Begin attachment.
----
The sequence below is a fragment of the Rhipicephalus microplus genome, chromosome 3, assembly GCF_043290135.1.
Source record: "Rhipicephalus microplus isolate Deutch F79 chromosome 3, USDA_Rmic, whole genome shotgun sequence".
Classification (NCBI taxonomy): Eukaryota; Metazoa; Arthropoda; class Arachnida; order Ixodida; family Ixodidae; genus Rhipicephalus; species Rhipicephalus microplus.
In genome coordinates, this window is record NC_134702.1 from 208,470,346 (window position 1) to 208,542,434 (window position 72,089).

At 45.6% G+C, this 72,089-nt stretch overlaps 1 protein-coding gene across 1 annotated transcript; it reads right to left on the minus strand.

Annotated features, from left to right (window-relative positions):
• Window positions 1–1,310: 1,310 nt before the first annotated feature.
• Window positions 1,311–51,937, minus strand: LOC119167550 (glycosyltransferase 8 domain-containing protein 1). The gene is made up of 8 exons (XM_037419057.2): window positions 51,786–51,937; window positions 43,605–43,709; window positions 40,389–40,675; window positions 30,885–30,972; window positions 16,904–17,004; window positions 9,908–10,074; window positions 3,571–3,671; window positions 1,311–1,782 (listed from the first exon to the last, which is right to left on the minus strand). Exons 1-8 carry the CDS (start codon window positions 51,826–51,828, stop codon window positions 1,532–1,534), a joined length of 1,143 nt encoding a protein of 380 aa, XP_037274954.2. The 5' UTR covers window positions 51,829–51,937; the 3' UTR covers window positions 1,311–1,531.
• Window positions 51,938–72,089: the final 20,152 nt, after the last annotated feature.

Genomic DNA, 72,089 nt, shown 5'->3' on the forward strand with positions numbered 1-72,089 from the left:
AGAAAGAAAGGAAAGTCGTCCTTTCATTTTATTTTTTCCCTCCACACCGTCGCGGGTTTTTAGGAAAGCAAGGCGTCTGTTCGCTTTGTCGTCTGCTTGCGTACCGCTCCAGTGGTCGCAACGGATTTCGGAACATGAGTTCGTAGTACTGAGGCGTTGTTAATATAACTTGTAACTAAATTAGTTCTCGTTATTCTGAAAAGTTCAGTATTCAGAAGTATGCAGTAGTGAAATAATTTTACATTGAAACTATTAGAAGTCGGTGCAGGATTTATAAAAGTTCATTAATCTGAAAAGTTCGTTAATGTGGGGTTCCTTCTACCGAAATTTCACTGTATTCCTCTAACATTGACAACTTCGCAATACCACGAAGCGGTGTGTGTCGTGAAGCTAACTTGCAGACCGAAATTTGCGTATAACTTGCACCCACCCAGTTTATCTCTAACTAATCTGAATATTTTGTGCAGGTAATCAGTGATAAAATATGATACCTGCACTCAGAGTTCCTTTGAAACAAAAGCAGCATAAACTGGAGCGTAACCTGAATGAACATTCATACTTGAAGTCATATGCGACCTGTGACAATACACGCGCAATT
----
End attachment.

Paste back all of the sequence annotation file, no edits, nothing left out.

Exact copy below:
The sequence below is a fragment of the Rhipicephalus microplus genome, chromosome 3, assembly GCF_043290135.1.
Source record: "Rhipicephalus microplus isolate Deutch F79 chromosome 3, USDA_Rmic, whole genome shotgun sequence".
Classification (NCBI taxonomy): Eukaryota; Metazoa; Arthropoda; class Arachnida; order Ixodida; family Ixodidae; genus Rhipicephalus; species Rhipicephalus microplus.
In genome coordinates, this window is record NC_134702.1 from 208,470,346 (window position 1) to 208,542,434 (window position 72,089).

At 45.6% G+C, this 72,089-nt stretch overlaps 1 protein-coding gene across 1 annotated transcript; it reads right to left on the minus strand.

Annotated features, from left to right (window-relative positions):
• Window positions 1–1,310: 1,310 nt before the first annotated feature.
• Window positions 1,311–51,937, minus strand: LOC119167550 (glycosyltransferase 8 domain-containing protein 1). The gene is made up of 8 exons (XM_037419057.2): window positions 51,786–51,937; window positions 43,605–43,709; window positions 40,389–40,675; window positions 30,885–30,972; window positions 16,904–17,004; window positions 9,908–10,074; window positions 3,571–3,671; window positions 1,311–1,782 (listed from the first exon to the last, which is right to left on the minus strand). Exons 1-8 carry the CDS (start codon window positions 51,826–51,828, stop codon window positions 1,532–1,534), a joined length of 1,143 nt encoding a protein of 380 aa, XP_037274954.2. The 5' UTR covers window positions 51,829–51,937; the 3' UTR covers window positions 1,311–1,531.
• Window positions 51,938–72,089: the final 20,152 nt, after the last annotated feature.

Genomic DNA, 72,089 nt, shown 5'->3' on the forward strand with positions numbered 1-72,089 from the left:
AGAAAGAAAGGAAAGTCGTCCTTTCATTTTATTTTTTCCCTCCACACCGTCGCGGGTTTTTAGGAAAGCAAGGCGTCTGTTCGCTTTGTCGTCTGCTTGCGTACCGCTCCAGTGGTCGCAACGGATTTCGGAACATGAGTTCGTAGTACTGAGGCGTTGTTAATATAACTTGTAACTAAATTAGTTCTCGTTATTCTGAAAAGTTCAGTATTCAGAAGTATGCAGTAGTGAAATAATTTTACATTGAAACTATTAGAAGTCGGTGCAGGATTTATAAAAGTTCATTAATCTGAAAAGTTCGTTAATGTGGGGTTCCTTCTACCGAAATTTCACTGTATTCCTCTAACATTGACAACTTCGCAATACCACGAAGCGGTGTGTGTCGTGAAGCTAACTTGCAGACCGAAATTTGCGTATAACTTGCACCCACCCAGTTTATCTCTAACTAATCTGAATATTTTGTGCAGGTAATCAGTGATAAAATATGATACCTGCACTCAGAGTTCCTTTGAAACAAAAGCAGCATAAACTGGAGCGTAACCTGAATGAACATTCATACTTGAAGTCATATGCGACCTGTGACAATACACGCGCAATT